Erlang B for 1 to 60 channels, Erl. C. A (Erl). 1. 1,5. 2. 2,5. 3. 3,5. 4. 5. 5. 6. 7. 0. 1. 1. 1. 1. 1. 1. 1. 1. 1. 1. 1. 1. 0,5. 0,6. 0, 0, 0, 0, This is a pair of routines for computing Erlang B and C probabilities used in queueing theory and telecommunications. The routines use a numerically stable . Tables can be replicated on different Erlang nodes in various ways. The Mnesia [[email protected],[email protected],[email protected]] ([email protected])3> Tab = dictionary. dictionary ([email protected])4> .

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The previous sections describe how to get started with Mnesia and how to build a Mnesia database. This section describes the more advanced features available when building a distributed, fault-tolerant Mnesia database. The following topics are included:. Data retrieval and matching can be performed efficiently if the key for the tsbelle is known. Conversely, if the key is unknown, all records in a table must be searched.

The larger the table, tabele more time consuming it becomes.

Working with Query Results

To remedy this problem, Mnesia indexing capabilities are used to improve data retrieval and matching of records. These functions create or delete a erlan index on a field defined by AttributeName. The function that adds an index on element salary can be expressed as mnesia: The indexing capabilities of Mnesia are used with the following three functions, which retrieve and match records based on index entries in the database:. These functions are further described and exemplified in Pattern Matching.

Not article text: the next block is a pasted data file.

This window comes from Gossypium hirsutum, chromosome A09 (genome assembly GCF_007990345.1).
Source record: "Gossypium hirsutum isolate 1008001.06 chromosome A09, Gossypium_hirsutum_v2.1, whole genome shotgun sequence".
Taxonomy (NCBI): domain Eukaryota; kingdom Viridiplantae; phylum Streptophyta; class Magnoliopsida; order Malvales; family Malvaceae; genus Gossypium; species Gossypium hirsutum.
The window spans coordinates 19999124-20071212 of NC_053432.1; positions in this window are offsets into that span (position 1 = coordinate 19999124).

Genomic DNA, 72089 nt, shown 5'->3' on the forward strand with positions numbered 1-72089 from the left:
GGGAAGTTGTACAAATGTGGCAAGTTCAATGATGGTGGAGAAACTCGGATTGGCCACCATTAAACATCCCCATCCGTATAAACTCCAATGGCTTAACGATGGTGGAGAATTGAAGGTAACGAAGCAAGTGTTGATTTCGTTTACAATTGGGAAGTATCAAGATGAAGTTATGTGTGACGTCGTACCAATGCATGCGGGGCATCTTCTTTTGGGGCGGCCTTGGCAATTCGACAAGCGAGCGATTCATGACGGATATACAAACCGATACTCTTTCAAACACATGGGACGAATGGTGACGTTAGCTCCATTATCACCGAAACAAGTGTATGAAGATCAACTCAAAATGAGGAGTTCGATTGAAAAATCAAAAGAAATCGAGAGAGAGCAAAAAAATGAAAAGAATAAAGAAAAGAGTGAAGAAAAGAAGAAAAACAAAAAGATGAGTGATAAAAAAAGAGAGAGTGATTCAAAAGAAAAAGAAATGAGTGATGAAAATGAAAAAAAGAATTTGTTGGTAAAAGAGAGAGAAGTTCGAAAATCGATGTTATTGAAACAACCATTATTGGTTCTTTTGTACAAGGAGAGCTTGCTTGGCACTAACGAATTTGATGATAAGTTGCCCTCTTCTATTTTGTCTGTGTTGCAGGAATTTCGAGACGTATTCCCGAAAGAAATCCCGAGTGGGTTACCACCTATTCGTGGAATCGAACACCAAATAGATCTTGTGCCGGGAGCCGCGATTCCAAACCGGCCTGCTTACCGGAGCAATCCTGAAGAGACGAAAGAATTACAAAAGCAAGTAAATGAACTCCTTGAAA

Mnesia is a distributed, fault-tolerant DBMS. Tables can be replicated on different Erlang nodes in various ways.

The Mnesia programmer does not need to state where the different tables reside, only the tablle of the different tables need to be specified in the program code. This is known as “location transparency” and is an important concept. A program works regardless of the data location. It makes no difference whether the data resides on the local node or on a remote node.

It has previously been shown that each table has a number of system attributes, such as index and type. Table attributes are specified when the table is created. For example, the following function creates a table with two RAM replicas:.

Tables can also have the following properties, where each attribute has a list of Erlang nodes as its value:. The value of the node list is a list of Erlang nodes, and a RAM replica of the table resides on each node in the list. Notice that no disc operations are performed when a program executes write operations to these replicas. However, if permanent RAM replicas are required, the following alternatives are available:.

Tabelpe addition, table properties can be set and changed. For details, see Define a Schema. There are basically two reasons for using more than one table replica: Notice that table replication provides a solution to both of these system requirements. If there are two active table replicas, all information is still available if one replica fails.